Andi Watson

Editorial

I was born and raised in Kippax, a small town in Yorkshire, England. I spent half my life playing outdoors with my brother and friends and the other half reading, drawing and watching TV. Despite being in awe of the power of stories I was intent on being a car mechanic. Eventually I realised I had no interest in cars and even less talent for fixing things and went to art school in Liverpool. I rediscovered comics, made one of my own, graduated and continue to make more.

I’m still in awe of the power of stories and the satisfaction and challenge of telling my own through words and pictures. I live in Worcester with my wife and daughter.

What is your favorite food?

I like Brussel sprouts and broccoli but shiver in horror at courgettes. Brrrr….courgettes.

Specialties:

Published books:

  • Kerry and the Knight of the Forest (graphic novel)  Random House Graphic, 2020

And many others… click here for a complete bibliography.

GET IN TOUCH ABOUT ANDI

Location:

Mediums:

Art Process:

Everything starts with a pencil and paper, whether it’s noting down story ideas or thumbnailing images. I think with a pencil and problem solve on paper. No Moleskine notebooks for me, I use the back of old print outs and bills. Whatever’s to hand and I’m not precious about.

Once I have an idea I’m happy with I’ll move to pencil on paper. When I’m satisfied with the sketch I’ll use pen, brush, ink to complete the art. I try to balance a liveliness of line with control and clarity. Then I’ll scan it in and use Photoshop to tweak and colour.

Available for School Visits:

When I do school visits, I collaborate with the children to create an improvised comic story from their suggestions.

Visit Andi at:

Awards and honors:

Eisner, Best Graphic Album Reprint nomination 2000: Geisha

Eisner, Best Limited Series nomination 2001: Breakfast After Noon

Harvey, Best New Series nomination 2004: Love Fights

Eisner, Best Publication for Kids nomination 2009: Princess At Midnight

British Comics Awards, Young People’s Comic Awards nomination 2012. Gum Girl: Catastrophe Calling


Duachaka Her

Editorial

Duachaka Her is a Hmong-American cartoonist and illustrator from Wisconsin. She graduated from the University of Wisconsin-Stout with a BFA in Entertainment Design and concentration in Comics and Sequential Art. She creates graphic novels, illustrates picture books, and is a member of the Society of Children’s Book Writers and Illustrators organization.

Hmong-American children's book and graphic novel creator Duachaka Her at her home in Wisconsin

What is your favorite food?

My mom’s slow-cooked pork and mustard greens. It’s simple, savory, and just melts in your mouth with each bite! Definitely one of my favorite comfort foods!

What do you love to do for fun?

Read my stack of unfinished books, watch movies, and spend time with family.

Mediums:

Specialties:

GET IN TOUCH ABOUT DUACHAKA

Art Process:

My process usually starts out with me doing research, reading, or getting inspiration. From there, I do rough sketches in a sketchbook and test out various ideas and compositions. The chosen sketch gets penciled and inked traditionally on paper. I start out with a rough sketch of the entire drawing on paper and then start refining the pencils. After that, I go over the drawing with India ink and brush. Once the ink is completely dried, I erase all the pencil work and scan the piece. I’ll retouch and edit the scanned artwork in Adobe Photoshop and then do my colors digitally.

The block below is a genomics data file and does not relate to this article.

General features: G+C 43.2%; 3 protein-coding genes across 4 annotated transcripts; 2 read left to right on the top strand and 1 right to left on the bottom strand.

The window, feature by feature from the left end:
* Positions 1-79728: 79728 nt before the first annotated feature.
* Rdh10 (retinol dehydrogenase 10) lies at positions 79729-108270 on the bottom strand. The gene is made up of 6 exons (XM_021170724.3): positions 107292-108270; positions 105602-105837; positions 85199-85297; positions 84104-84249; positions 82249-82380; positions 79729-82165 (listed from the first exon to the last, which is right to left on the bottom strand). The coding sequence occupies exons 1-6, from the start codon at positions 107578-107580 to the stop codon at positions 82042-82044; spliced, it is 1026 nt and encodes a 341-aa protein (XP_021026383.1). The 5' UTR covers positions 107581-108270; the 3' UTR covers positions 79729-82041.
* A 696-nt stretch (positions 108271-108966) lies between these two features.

Awards and honors:

2019 SCBWI Marvelous Midwest Conference Art Show – Honorable Mention

2018 International Wisconsin Ginseng Festival Poster Contest – Grand Prize Winner

Location:

Visit Duachaka at:

Available for School Visits:

Yes. My visits usually consist of me doing a reading of my book and/or a presentation about my life as an artist and my art-making process followed by Q&A.


Damon Lehrer

Editorial

Born in Boston in 1967, Damon Lehrer attended Amherst College and apprenticed to sculptor Philip Grausman in Connecticut. He traveled in Eastern Europe and lived in London during the 90s, then taught art at schools including the Rhode Island School of Design, Boston University, and Lesley University. In 2010 he started the Boston Figurative Art Center. His first children’s wordless picture book, Rocket Boy, was published by David R. Godine in 2017. He lives with his wife and son in Lexington, MA.

What was your favorite book as a child?

It depends which age… In the Night Kitchen and The Phantom Tollbooth, certainly. And Susan Cooper’s books!

What do you love to do for fun?

Play soccer with my 12-year-old son!

Mediums:

Specialties:

GET IN TOUCH ABOUT DAMON

Art Process:

For a book project, I sit at my drawing table and visualize what I need to express. If things go well, I collect a few ideas that I jot down and use as the basis for pencil sketches. I often photograph these basic sketches and import them to Photoshop, where I can play with their tonal parameters and get new ideas. I might play with color at this stage, too. When I feel good about a small drawing, I make a larger drawing on Canson 14×17 drawing paper. I’ll import these into Photoshop and play with them in the same way, and if possible do finishing work and small adjustments.

I find the alternation between drawing with paper and pencil and working digitally really enjoyable. It helps me separate from the drawing and see it in a new way. It also makes me feel very free to take risks with color, image order, and pencil drawing.

Published books:

Rocket Boy, David Godine, 2017

Location:

Visit Damon at:

New website coming soon.

Awards and honors:

Massachusetts Cultural Council Award in Painting, 2000

Available for School Visits:

I do free-form author visits where I place enlarged posters of pages from my book  at the front of the room. I ask the kids about themselves to loosen them up (what they do, what they like, what they think of the illustrations, etc.) until they start asking me questions. We have fun and I enjoy it.


Kaia Tseng

Editorial

Born in Syracuse, New York and raised in Cupertino, California, Kaia Tseng is a Taiwanese-American illustrator, designer, and entrepreneur. Kaia has been drawing ever since she learned how to pick up a crayon, and has always loved bringing ideas to life in the form of art. By age 15, she began selling her artwork and handicrafts at local conventions. She made her lifelong hobby into her profession at age 24, with the launch of her brand, Kaiami, with the goal of designing products that make people smile and brighten up their day.